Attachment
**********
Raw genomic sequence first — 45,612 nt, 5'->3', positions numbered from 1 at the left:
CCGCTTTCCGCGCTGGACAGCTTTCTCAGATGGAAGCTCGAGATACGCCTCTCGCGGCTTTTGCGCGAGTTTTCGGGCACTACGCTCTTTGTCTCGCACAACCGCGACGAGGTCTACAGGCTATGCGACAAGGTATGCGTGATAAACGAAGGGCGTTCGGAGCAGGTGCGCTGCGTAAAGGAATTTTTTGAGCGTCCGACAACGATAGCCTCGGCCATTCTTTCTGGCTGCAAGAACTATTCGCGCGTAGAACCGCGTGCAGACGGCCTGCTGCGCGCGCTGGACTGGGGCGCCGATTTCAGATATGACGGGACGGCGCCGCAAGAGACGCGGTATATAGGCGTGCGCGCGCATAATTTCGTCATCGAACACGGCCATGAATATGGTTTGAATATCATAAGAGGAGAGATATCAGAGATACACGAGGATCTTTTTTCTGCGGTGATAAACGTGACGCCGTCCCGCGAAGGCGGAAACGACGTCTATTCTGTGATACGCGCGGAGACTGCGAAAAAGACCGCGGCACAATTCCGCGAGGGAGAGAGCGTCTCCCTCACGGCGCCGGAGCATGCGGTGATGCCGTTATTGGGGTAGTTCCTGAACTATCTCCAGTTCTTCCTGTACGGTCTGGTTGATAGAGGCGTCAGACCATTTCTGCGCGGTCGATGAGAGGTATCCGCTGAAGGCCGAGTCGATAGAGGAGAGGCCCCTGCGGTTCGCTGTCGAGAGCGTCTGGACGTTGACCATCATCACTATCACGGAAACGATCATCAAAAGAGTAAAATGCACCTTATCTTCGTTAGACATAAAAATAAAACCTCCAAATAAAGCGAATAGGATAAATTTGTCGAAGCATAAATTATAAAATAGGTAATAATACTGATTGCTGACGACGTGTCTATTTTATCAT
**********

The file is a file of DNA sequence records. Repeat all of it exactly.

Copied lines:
Raw genomic sequence first — 45,612 nt, 5'->3', positions numbered from 1 at the left:
CCGCTTTCCGCGCTGGACAGCTTTCTCAGATGGAAGCTCGAGATACGCCTCTCGCGGCTTTTGCGCGAGTTTTCGGGCACTACGCTCTTTGTCTCGCACAACCGCGACGAGGTCTACAGGCTATGCGACAAGGTATGCGTGATAAACGAAGGGCGTTCGGAGCAGGTGCGCTGCGTAAAGGAATTTTTTGAGCGTCCGACAACGATAGCCTCGGCCATTCTTTCTGGCTGCAAGAACTATTCGCGCGTAGAACCGCGTGCAGACGGCCTGCTGCGCGCGCTGGACTGGGGCGCCGATTTCAGATATGACGGGACGGCGCCGCAAGAGACGCGGTATATAGGCGTGCGCGCGCATAATTTCGTCATCGAACACGGCCATGAATATGGTTTGAATATCATAAGAGGAGAGATATCAGAGATACACGAGGATCTTTTTTCTGCGGTGATAAACGTGACGCCGTCCCGCGAAGGCGGAAACGACGTCTATTCTGTGATACGCGCGGAGACTGCGAAAAAGACCGCGGCACAATTCCGCGAGGGAGAGAGCGTCTCCCTCACGGCGCCGGAGCATGCGGTGATGCCGTTATTGGGGTAGTTCCTGAACTATCTCCAGTTCTTCCTGTACGGTCTGGTTGATAGAGGCGTCAGACCATTTCTGCGCGGTCGATGAGAGGTATCCGCTGAAGGCCGAGTCGATAGAGGAGAGGCCCCTGCGGTTCGCTGTCGAGAGCGTCTGGACGTTGACCATCATCACTATCACGGAAACGATCATCAAAAGAGTAAAATGCACCTTATCTTCGTTAGACATAAAAATAAAACCTCCAAATAAAGCGAATAGGATAAATTTGTCGAAGCATAAATTATAAAATAGGTAATAATACTGATTGCTGACGACGTGTCTATTTTATCAT